- coarse food for livestock, composed of entire plants, including leaves, stalks, and grain, of such forages as corn and sorghum.
- people considered as readily available and of little value: cannon fodder.
- raw material: fodder for a comedian's routine.
- to feed with or as if with fodder.
Origin of fodder
Examples from the Web for fodder
On the downside, it rewards them with fodder for nightmares.Jimmy Kimmel Pranks Kids (Again), Taylor Swift’s 1989 Aerobics, and More Viral Videos
The Daily Beast Video
November 9, 2014
But, hey, at least Brody gave us one of those TV moments that served as fodder for endless parody!The Worst Oscar Winners, From ‘Rocky’ and ‘Crash’ to Gwyneth Paltrow
Kevin Fallon, Marlow Stern
February 26, 2014
It was fodder for all the industry-watchers who recognize the significant revenue stream and sizable audience at stake.Why Apple’s iTunes Radio Isn’t a Threat to Pandora or Spotify…Yet
Lauren DeLisa Coleman
November 12, 2013
Those once were fighting words, fodder for the culture wars.Women Get to Fight, as Leon Panetta Changes Combat Rules
January 24, 2013
Even reality-TV shows such as The Apprentice and Survivor are fodder for the modern college student.‘50 Shades of Grey’ Is the Subject of a Course at American University
Rachel Kramer Bussel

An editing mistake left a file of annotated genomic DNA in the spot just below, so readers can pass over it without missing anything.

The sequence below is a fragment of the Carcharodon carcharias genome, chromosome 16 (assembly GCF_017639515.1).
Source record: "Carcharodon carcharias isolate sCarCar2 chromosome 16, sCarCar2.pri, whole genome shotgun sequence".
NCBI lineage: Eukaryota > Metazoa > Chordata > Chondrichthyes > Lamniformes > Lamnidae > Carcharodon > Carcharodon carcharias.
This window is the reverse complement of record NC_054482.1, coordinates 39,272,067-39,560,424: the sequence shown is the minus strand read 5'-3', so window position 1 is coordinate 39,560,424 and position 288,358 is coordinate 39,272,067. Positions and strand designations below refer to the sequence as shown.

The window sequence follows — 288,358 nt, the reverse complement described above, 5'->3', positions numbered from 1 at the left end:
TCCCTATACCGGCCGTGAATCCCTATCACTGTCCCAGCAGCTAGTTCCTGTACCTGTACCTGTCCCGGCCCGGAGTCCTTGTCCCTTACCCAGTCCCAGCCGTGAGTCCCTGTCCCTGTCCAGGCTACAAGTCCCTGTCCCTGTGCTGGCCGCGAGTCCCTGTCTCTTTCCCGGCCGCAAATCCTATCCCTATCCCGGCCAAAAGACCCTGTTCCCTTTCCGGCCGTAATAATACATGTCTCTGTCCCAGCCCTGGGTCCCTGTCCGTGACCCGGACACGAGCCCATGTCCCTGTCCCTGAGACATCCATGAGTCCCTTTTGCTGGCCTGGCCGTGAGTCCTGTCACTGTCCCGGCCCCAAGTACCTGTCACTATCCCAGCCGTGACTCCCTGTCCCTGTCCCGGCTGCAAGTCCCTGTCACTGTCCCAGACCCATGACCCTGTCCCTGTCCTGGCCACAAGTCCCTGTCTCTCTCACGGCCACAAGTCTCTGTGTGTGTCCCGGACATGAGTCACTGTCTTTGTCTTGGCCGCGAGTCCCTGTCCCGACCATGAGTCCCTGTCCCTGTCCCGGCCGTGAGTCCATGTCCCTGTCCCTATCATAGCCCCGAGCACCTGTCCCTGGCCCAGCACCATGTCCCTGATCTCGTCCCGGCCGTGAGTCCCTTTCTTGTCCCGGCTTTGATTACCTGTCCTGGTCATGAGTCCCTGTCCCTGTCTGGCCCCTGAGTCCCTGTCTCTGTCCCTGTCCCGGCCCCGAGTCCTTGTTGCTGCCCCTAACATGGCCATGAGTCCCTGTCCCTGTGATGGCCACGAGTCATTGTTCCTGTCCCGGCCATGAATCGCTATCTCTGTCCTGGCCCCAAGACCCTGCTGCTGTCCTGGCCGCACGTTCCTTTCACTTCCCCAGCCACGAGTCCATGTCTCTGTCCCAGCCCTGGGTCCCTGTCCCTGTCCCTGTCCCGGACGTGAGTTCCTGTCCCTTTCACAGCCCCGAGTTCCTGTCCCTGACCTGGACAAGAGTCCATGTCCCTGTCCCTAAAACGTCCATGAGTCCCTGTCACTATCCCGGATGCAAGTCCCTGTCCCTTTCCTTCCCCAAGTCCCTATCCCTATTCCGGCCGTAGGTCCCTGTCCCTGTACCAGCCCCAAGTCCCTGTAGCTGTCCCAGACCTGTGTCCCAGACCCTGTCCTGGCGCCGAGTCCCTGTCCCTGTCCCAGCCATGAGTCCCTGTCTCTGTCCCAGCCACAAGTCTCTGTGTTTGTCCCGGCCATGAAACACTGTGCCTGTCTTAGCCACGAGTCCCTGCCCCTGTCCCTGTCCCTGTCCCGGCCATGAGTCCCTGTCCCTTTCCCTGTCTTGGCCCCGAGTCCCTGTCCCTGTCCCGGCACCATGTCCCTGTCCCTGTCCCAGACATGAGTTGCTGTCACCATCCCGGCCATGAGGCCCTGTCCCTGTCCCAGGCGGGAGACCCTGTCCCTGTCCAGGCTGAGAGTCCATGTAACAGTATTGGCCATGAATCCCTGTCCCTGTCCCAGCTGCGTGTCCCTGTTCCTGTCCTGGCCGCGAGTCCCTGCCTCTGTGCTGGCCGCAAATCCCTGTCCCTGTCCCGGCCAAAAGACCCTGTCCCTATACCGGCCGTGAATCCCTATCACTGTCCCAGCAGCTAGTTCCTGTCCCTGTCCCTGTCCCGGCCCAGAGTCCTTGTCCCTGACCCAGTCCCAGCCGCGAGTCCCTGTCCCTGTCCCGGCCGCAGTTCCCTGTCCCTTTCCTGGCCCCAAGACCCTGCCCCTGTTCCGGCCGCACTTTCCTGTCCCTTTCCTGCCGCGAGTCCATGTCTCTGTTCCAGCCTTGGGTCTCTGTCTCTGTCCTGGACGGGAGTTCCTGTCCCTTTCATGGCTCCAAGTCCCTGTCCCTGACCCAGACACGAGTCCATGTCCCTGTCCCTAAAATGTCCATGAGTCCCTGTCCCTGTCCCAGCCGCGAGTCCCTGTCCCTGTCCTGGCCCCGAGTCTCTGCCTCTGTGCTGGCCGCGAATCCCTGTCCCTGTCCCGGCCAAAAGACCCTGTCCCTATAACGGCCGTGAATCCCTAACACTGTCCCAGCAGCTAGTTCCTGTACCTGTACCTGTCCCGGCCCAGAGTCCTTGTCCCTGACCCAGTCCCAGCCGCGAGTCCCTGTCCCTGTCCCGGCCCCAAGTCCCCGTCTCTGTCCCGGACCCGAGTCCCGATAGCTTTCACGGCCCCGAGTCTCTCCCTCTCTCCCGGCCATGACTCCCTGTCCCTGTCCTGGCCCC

December 28, 2012
We must foller right along, too, or we'll run short of fodder.Two Arrows
William O. Stoddard
But even if we have fodder enough for them during the winter what are we to do with them?The Settlers in Canada
For fodder, either green or cured, it is cut before ripening.
The Chinese Sugar-Cane also may deserve attention as a fodder plant.
He gets his fodder at the proper time, and takes no care about it.Christian Gellert's Last Christmas
- bulk feed for livestock, esp hay, straw, etc
- raw experience or materialfodder for the imagination
- (tr) to supply (livestock) with fodder
Word Origin and History for fodder
Old English fodder "food," especially "food for cattle," from Proto-Germanic *fodran (cf. Old Norse foðr, Middle Dutch voeder, Old High German fuotar, German Futter), from PIE *patrom, from *pa- "to feed" (see food).